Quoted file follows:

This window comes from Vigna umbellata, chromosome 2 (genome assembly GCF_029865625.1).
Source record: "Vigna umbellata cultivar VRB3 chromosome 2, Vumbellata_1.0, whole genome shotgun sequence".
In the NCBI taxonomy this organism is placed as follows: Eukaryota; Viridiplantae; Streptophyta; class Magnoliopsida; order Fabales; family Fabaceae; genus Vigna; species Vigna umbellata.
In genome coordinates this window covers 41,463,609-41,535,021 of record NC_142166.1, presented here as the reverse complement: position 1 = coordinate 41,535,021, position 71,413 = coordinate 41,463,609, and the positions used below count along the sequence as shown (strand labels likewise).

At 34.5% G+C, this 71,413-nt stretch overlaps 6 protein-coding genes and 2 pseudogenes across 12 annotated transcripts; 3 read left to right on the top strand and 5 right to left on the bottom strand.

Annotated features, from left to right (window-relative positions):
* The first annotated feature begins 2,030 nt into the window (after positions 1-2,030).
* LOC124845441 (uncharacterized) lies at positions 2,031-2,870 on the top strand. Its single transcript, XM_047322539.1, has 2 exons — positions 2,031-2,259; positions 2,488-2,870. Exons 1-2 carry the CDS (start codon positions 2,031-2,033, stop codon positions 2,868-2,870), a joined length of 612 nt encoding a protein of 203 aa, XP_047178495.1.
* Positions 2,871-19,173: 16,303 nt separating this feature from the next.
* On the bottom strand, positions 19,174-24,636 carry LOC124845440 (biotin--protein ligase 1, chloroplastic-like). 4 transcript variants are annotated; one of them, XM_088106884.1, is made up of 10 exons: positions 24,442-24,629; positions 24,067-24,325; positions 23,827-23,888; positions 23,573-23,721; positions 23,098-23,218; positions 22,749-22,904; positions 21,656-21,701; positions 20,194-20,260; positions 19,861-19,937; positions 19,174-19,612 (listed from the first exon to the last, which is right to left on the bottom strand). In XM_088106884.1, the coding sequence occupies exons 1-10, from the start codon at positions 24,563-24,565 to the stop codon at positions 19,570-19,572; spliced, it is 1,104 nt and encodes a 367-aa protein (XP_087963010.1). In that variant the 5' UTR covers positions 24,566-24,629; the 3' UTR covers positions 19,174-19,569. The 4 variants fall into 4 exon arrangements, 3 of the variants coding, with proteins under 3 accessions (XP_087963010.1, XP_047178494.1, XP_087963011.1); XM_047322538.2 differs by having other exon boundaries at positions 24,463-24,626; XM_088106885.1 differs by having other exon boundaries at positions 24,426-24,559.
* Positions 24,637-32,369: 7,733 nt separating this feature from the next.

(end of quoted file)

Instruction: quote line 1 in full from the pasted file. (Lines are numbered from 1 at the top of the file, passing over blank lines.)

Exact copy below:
This window comes from Vigna umbellata, chromosome 2 (genome assembly GCF_029865625.1).